The following example removes the GigabitEthernet slot 1/port 0 interface from Standby Group 1 using the no form of the standby command:

WAE(config)# interface gigabitEthernet 1/0
WAE(config-if)# no standby 1
WAE(config-if)# exit
WAE(config)#

The following example shows how to shut down Standby Group 1. When a standby group is shut down, all of the alarms previously raised by this standby group are cleared:

WAE(config)# interface standby 1
WAE(config-if)# exit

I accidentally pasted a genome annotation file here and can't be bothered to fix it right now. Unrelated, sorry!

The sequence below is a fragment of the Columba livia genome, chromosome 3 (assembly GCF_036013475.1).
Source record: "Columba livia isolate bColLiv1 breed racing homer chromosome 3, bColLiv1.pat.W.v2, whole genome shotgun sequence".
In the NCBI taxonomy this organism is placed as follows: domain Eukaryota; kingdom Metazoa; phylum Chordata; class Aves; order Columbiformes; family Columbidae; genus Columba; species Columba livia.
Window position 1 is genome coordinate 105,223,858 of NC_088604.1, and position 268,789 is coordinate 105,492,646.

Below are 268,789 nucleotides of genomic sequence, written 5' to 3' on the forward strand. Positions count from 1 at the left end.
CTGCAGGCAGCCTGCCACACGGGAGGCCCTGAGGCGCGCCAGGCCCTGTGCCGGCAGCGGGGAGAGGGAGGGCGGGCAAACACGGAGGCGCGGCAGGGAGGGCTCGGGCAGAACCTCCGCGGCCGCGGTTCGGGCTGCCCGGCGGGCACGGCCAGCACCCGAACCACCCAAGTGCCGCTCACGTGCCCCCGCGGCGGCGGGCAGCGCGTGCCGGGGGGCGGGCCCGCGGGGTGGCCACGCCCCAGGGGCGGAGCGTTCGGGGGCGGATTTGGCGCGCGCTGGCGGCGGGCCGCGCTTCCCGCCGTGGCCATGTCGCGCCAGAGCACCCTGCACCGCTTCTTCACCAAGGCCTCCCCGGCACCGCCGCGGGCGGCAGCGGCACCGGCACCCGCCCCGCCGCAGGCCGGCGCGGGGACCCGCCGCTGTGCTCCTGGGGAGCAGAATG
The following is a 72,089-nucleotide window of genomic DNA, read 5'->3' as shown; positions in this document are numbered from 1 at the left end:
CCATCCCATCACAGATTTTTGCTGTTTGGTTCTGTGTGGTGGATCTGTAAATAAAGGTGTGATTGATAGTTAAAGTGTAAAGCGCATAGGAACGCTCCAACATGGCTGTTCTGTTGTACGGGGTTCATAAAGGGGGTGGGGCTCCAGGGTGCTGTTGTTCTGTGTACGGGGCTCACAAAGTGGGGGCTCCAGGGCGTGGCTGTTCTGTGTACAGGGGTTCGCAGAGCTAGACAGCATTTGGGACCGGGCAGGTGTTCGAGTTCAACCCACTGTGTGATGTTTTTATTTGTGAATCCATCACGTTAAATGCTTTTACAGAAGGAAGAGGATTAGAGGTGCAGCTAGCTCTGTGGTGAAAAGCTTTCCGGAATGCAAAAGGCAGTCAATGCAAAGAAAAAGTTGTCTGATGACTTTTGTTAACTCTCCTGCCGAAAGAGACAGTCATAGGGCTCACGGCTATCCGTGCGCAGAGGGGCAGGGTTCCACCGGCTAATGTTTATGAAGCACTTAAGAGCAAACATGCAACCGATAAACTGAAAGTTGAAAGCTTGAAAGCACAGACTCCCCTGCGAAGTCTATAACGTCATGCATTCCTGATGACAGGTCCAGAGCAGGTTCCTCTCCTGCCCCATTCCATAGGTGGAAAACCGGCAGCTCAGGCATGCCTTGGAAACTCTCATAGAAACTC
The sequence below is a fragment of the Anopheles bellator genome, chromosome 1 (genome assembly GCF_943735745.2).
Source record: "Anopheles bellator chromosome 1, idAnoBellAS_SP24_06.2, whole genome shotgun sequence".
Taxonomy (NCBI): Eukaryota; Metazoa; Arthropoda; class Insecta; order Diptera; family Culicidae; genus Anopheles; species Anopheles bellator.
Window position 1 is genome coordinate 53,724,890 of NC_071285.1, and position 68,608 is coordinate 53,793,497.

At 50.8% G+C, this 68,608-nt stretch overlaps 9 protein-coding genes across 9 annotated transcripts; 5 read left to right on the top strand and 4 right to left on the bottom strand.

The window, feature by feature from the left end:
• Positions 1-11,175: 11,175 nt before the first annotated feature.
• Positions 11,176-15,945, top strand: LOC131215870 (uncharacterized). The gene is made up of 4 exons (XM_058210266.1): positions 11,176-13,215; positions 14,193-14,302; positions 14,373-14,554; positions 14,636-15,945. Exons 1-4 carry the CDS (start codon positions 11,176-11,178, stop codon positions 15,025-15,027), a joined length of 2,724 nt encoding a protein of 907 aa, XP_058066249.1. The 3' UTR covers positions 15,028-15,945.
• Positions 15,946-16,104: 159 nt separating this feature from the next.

WAE(config)# exit

The following example shows how to tear down Standby Group 1:

WAE(config)# interface standby 1
WAE(config-if)# no ip address 10.10.10.10 255.0.0.0
Please remove member interface(s) from this standby group first.
WAE(config)# interface GigabitEthernet 2/0
WAE(config-if)# no standby 1
WAE(config-if)# exit
WAE(config)# interface standby 1
WAE(config-if)# no ip address 10.10.10.10 255.0.0.0
WAE(config-if)# exit
WAE(config)# no interface standby 1
WAE(config)# exit

Related Commands

(config) interface

show interface

show running-config

show standby

show startup-config